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5.5.4 - Checklist: Aiding and Abetting

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Three elements the prosecution must prove beyond reasonable doubt:

  1. Someone committed the offence charged; and
  2. The accused knew of, or believed in, the essential circumstances needed to establish that offence; and
  3. The accused intentionally assisted or encouraged the principal offender to commit that offence.

    Commission of the Offence

1. Did someone commit the offence charged?

Consider – Has the prosecution proven all of the elements of that offence?

If Yes, then go to Question 2

If No, then the accused is not guilty of
aiding or abetting the offence charged

Knowledge of Essential Circumstances

2. Did the accused know of, or believe in, the essential circumstances needed to establish that offence?

Consider – When s/he assisted or encouraged the principal offender to commit the offence charged, did the accused know of, or believe in, all of the matters considered in question 1? [1]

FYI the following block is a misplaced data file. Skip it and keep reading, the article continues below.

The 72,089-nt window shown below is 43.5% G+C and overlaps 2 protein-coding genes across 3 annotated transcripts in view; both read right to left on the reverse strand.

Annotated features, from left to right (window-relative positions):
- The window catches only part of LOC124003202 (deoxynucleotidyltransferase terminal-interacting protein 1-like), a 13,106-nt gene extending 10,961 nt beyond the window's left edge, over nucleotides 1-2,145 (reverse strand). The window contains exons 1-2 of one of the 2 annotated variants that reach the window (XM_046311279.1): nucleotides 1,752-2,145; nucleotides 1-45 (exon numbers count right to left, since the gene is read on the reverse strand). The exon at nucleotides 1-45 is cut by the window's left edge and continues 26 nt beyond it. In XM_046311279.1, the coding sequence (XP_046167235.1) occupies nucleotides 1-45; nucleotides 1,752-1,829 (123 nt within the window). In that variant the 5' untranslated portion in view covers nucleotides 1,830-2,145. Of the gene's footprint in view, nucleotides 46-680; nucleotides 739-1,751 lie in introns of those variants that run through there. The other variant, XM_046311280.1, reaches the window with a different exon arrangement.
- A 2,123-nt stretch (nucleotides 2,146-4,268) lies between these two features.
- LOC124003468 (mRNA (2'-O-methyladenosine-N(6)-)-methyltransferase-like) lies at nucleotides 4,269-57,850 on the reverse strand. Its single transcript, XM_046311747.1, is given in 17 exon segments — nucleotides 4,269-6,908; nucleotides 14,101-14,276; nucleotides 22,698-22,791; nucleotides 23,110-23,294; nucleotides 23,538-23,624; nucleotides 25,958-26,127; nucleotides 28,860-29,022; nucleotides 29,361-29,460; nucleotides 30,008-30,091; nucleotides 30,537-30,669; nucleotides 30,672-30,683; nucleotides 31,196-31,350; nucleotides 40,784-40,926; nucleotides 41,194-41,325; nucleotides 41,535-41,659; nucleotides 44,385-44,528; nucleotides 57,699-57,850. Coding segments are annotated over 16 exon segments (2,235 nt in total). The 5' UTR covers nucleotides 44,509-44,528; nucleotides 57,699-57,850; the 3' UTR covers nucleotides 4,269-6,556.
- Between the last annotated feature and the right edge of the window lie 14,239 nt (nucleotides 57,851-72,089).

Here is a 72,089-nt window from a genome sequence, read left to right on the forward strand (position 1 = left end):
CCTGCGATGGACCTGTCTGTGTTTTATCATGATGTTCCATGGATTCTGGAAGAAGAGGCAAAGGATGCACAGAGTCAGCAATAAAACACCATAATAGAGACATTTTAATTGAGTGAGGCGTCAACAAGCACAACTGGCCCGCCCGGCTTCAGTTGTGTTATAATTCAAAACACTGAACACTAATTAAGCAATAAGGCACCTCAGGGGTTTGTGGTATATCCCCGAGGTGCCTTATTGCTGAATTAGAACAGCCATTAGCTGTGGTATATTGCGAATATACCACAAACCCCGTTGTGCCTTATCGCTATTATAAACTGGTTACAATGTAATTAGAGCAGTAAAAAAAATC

If Yes, then go to Question 3

If No, then the accused is not guilty of
aiding or abetting the offence charged

Assistance or Encouragement

3. Did the accused intentionally assist or encourage the principal offender to commit that offence?

3.1 Did the accused intentionally help the principal offender to commit that offence?

If Yes, then the accused is guilty of the offence charged
(as long as you have also answered Yes to questions 1 and 2)

If No, then go to Question 3.2

3.2 Did the accused intentionally encourage the principal offender to commit that offence?

If Yes, then the accused is guilty of the offence charged
(as long as you have also answered Yes to questions 1 and 2)

If No, then go to Question 3.3

3.3 Did the accused intentionally convey to the principal offender by words or presence and behaviour that s/he supported the commission of that offence?

Consider – Did the accused attempt to communicate his/her support to the principal offender, and indicate his/her willingness to assist if required?

If Yes, then the accused is guilty of the offence charged
(as long as you have also answered Yes to questions 1 and 2)

If No, then the accused is not guilty of
aiding or abetting the offence charged

 

Notes

[1] If one of the elements of the relevant offence is a particular result (e.g., that the act cause death or serious injury), the judge should make it clear that the accused did not need to know that that result would be achieved. It is sufficient if s/he knew that the principal offender was going to commit the acts which ultimately caused that result, with the necessary state of mind.

Last updated: 23 April 2008

See Also

5.5 - Aiding, Abetting, Counselling or Procuring (Pre-1/11/14)

5.5.1 - Charge: Counselling and Procuring

5.5.2 - Checklist: Counselling and Procuring

5.5.3 - Charge: Aiding and Abetting